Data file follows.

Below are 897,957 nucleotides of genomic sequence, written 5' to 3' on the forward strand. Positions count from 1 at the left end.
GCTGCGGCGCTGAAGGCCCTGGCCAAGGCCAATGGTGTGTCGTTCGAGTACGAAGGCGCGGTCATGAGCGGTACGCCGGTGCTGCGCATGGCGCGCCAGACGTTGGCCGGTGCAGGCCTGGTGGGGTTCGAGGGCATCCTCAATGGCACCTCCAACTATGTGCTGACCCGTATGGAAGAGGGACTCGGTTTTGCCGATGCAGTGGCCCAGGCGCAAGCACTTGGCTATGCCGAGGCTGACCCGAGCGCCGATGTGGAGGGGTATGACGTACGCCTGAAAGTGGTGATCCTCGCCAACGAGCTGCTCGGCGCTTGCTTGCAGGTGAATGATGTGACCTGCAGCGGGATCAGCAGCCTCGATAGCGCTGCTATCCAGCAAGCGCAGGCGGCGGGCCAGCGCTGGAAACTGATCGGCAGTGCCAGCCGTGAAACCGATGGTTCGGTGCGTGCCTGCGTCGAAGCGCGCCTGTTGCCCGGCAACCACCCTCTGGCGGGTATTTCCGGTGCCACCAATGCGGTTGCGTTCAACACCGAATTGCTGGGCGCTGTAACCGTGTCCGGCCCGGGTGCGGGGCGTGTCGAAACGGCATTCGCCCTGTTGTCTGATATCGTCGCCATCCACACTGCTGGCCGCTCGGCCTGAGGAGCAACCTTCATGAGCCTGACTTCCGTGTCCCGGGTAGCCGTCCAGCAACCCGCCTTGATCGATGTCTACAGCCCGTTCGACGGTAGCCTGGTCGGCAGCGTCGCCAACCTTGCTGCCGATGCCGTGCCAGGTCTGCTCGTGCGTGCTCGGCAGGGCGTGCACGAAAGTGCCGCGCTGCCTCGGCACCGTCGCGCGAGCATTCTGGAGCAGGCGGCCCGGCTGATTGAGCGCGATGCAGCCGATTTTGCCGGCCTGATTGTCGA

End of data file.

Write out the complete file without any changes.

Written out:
Below are 897,957 nucleotides of genomic sequence, written 5' to 3' on the forward strand. Positions count from 1 at the left end.
GCTGCGGCGCTGAAGGCCCTGGCCAAGGCCAATGGTGTGTCGTTCGAGTACGAAGGCGCGGTCATGAGCGGTACGCCGGTGCTGCGCATGGCGCGCCAGACGTTGGCCGGTGCAGGCCTGGTGGGGTTCGAGGGCATCCTCAATGGCACCTCCAACTATGTGCTGACCCGTATGGAAGAGGGACTCGGTTTTGCCGATGCAGTGGCCCAGGCGCAAGCACTTGGCTATGCCGAGGCTGACCCGAGCGCCGATGTGGAGGGGTATGACGTACGCCTGAAAGTGGTGATCCTCGCCAACGAGCTGCTCGGCGCTTGCTTGCAGGTGAATGATGTGACCTGCAGCGGGATCAGCAGCCTCGATAGCGCTGCTATCCAGCAAGCGCAGGCGGCGGGCCAGCGCTGGAAACTGATCGGCAGTGCCAGCCGTGAAACCGATGGTTCGGTGCGTGCCTGCGTCGAAGCGCGCCTGTTGCCCGGCAACCACCCTCTGGCGGGTATTTCCGGTGCCACCAATGCGGTTGCGTTCAACACCGAATTGCTGGGCGCTGTAACCGTGTCCGGCCCGGGTGCGGGGCGTGTCGAAACGGCATTCGCCCTGTTGTCTGATATCGTCGCCATCCACACTGCTGGCCGCTCGGCCTGAGGAGCAACCTTCATGAGCCTGACTTCCGTGTCCCGGGTAGCCGTCCAGCAACCCGCCTTGATCGATGTCTACAGCCCGTTCGACGGTAGCCTGGTCGGCAGCGTCGCCAACCTTGCTGCCGATGCCGTGCCAGGTCTGCTCGTGCGTGCTCGGCAGGGCGTGCACGAAAGTGCCGCGCTGCCTCGGCACCGTCGCGCGAGCATTCTGGAGCAGGCGGCCCGGCTGATTGAGCGCGATGCAGCCGATTTTGCCGGCCTGATTGTCGA